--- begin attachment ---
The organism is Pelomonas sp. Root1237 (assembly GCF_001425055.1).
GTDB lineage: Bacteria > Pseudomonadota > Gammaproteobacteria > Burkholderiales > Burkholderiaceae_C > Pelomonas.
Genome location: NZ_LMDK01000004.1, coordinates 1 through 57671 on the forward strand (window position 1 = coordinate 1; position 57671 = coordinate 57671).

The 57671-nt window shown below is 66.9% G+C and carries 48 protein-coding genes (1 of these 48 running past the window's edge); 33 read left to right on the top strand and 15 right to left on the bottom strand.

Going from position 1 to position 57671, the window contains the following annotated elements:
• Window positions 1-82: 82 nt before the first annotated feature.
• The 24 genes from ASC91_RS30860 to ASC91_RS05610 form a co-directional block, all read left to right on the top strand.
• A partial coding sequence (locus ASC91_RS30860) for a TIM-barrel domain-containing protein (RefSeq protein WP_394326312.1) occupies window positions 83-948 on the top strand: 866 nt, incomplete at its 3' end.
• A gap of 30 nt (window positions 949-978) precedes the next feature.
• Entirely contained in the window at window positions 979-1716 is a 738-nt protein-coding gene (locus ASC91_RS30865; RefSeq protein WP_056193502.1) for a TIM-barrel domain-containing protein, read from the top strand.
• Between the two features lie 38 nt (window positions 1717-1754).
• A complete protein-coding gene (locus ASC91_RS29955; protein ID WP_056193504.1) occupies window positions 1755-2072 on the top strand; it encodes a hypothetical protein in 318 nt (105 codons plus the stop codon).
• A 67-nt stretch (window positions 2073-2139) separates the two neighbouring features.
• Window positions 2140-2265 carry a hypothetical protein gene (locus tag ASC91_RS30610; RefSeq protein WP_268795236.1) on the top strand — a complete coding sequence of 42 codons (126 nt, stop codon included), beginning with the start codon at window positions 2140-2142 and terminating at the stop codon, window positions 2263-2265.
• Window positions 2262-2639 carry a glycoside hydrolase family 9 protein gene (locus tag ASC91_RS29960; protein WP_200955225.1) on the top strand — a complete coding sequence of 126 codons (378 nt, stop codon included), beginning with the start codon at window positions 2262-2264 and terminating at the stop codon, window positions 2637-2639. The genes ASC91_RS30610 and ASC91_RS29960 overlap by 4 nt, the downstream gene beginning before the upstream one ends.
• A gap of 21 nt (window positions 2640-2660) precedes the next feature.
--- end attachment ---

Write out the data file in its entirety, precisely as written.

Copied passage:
The organism is Pelomonas sp. Root1237 (assembly GCF_001425055.1).
GTDB lineage: Bacteria > Pseudomonadota > Gammaproteobacteria > Burkholderiales > Burkholderiaceae_C > Pelomonas.
Genome location: NZ_LMDK01000004.1, coordinates 1 through 57671 on the forward strand (window position 1 = coordinate 1; position 57671 = coordinate 57671).

The 57671-nt window shown below is 66.9% G+C and carries 48 protein-coding genes (1 of these 48 running past the window's edge); 33 read left to right on the top strand and 15 right to left on the bottom strand.

Going from position 1 to position 57671, the window contains the following annotated elements:
• Window positions 1-82: 82 nt before the first annotated feature.
• The 24 genes from ASC91_RS30860 to ASC91_RS05610 form a co-directional block, all read left to right on the top strand.
• A partial coding sequence (locus ASC91_RS30860) for a TIM-barrel domain-containing protein (RefSeq protein WP_394326312.1) occupies window positions 83-948 on the top strand: 866 nt, incomplete at its 3' end.
• A gap of 30 nt (window positions 949-978) precedes the next feature.
• Entirely contained in the window at window positions 979-1716 is a 738-nt protein-coding gene (locus ASC91_RS30865; RefSeq protein WP_056193502.1) for a TIM-barrel domain-containing protein, read from the top strand.
• Between the two features lie 38 nt (window positions 1717-1754).
• A complete protein-coding gene (locus ASC91_RS29955; protein ID WP_056193504.1) occupies window positions 1755-2072 on the top strand; it encodes a hypothetical protein in 318 nt (105 codons plus the stop codon).
• A 67-nt stretch (window positions 2073-2139) separates the two neighbouring features.
• Window positions 2140-2265 carry a hypothetical protein gene (locus tag ASC91_RS30610; RefSeq protein WP_268795236.1) on the top strand — a complete coding sequence of 42 codons (126 nt, stop codon included), beginning with the start codon at window positions 2140-2142 and terminating at the stop codon, window positions 2263-2265.
• Window positions 2262-2639 carry a glycoside hydrolase family 9 protein gene (locus tag ASC91_RS29960; protein WP_200955225.1) on the top strand — a complete coding sequence of 126 codons (378 nt, stop codon included), beginning with the start codon at window positions 2262-2264 and terminating at the stop codon, window positions 2637-2639. The genes ASC91_RS30610 and ASC91_RS29960 overlap by 4 nt, the downstream gene beginning before the upstream one ends.
• A gap of 21 nt (window positions 2640-2660) precedes the next feature.